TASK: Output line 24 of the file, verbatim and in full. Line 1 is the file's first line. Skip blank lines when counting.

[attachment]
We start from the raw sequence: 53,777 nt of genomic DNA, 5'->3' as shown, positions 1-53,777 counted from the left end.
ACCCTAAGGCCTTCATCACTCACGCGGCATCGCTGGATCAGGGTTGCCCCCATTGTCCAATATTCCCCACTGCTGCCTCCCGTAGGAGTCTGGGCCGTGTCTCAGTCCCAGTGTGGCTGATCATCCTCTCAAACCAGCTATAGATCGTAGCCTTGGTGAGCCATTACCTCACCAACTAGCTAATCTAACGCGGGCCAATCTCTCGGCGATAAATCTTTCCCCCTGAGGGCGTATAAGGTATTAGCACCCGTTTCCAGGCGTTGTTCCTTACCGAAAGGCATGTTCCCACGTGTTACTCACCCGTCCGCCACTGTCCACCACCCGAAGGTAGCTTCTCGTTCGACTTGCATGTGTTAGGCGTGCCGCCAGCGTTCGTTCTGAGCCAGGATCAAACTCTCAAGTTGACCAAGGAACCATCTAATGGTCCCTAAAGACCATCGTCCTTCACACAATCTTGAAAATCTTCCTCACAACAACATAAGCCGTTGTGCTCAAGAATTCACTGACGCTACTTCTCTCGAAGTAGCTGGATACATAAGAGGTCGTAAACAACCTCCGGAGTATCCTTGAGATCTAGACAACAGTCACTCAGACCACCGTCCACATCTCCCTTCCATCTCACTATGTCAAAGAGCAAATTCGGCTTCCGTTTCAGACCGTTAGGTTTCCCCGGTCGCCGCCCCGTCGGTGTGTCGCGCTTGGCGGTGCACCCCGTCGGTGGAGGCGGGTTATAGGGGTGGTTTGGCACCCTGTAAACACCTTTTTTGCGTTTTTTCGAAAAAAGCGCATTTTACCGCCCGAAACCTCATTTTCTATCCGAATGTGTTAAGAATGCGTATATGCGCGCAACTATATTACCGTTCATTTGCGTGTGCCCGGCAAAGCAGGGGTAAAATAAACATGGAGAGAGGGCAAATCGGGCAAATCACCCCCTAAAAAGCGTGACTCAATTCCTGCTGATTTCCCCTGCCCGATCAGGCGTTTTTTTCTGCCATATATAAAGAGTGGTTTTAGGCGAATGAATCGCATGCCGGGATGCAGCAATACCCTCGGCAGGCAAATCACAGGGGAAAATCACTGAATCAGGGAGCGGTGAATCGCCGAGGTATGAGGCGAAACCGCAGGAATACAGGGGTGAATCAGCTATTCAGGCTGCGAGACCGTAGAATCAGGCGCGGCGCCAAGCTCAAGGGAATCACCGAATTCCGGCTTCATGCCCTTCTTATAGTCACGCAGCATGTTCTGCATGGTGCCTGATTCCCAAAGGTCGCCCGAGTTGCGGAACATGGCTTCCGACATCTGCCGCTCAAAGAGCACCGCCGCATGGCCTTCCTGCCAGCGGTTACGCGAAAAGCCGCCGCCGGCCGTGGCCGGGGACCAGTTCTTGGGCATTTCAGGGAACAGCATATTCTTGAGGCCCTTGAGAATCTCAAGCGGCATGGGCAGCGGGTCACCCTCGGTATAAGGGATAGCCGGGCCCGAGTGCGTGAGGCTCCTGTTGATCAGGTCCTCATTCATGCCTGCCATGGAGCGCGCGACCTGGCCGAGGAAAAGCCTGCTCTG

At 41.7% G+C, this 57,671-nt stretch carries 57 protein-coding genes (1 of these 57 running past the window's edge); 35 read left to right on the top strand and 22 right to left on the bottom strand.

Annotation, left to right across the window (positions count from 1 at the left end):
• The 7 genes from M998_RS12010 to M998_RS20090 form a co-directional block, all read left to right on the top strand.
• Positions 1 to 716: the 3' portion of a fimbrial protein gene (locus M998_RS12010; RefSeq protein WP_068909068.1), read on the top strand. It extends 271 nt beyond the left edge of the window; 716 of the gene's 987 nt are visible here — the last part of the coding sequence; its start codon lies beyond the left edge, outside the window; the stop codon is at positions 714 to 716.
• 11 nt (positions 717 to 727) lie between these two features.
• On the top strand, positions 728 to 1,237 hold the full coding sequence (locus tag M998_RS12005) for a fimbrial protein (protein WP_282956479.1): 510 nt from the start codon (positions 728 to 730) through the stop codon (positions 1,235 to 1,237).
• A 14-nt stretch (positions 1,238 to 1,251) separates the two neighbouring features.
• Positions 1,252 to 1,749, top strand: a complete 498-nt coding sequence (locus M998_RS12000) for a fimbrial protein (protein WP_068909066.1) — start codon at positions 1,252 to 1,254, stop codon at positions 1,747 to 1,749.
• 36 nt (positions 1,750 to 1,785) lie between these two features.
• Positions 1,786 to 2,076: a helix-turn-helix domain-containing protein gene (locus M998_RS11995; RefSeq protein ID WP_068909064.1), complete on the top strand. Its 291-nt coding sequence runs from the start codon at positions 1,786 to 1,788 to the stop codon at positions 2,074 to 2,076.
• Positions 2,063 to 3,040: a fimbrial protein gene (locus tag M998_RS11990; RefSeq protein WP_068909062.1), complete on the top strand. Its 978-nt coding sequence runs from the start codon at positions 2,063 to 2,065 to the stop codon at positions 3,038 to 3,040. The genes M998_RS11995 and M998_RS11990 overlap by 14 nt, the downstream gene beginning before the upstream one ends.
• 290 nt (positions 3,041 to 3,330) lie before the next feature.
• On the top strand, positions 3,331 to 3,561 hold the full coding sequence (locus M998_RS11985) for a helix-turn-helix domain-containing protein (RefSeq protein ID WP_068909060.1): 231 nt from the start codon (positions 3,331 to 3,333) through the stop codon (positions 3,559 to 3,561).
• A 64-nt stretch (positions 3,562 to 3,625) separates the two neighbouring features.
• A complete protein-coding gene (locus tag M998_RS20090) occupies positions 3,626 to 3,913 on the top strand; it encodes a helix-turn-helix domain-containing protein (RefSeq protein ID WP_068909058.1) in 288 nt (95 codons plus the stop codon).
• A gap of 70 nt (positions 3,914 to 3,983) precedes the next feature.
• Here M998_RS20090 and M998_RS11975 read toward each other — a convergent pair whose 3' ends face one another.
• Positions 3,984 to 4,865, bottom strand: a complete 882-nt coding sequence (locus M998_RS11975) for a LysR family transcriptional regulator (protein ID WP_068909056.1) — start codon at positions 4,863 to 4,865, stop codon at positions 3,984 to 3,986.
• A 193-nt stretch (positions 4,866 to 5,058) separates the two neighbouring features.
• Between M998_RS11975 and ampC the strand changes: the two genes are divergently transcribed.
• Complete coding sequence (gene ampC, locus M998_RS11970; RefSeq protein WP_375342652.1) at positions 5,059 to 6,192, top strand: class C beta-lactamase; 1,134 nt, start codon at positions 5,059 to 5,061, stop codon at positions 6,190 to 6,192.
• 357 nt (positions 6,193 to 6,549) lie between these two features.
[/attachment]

• 357 nt (positions 6,193 to 6,549) lie between these two features.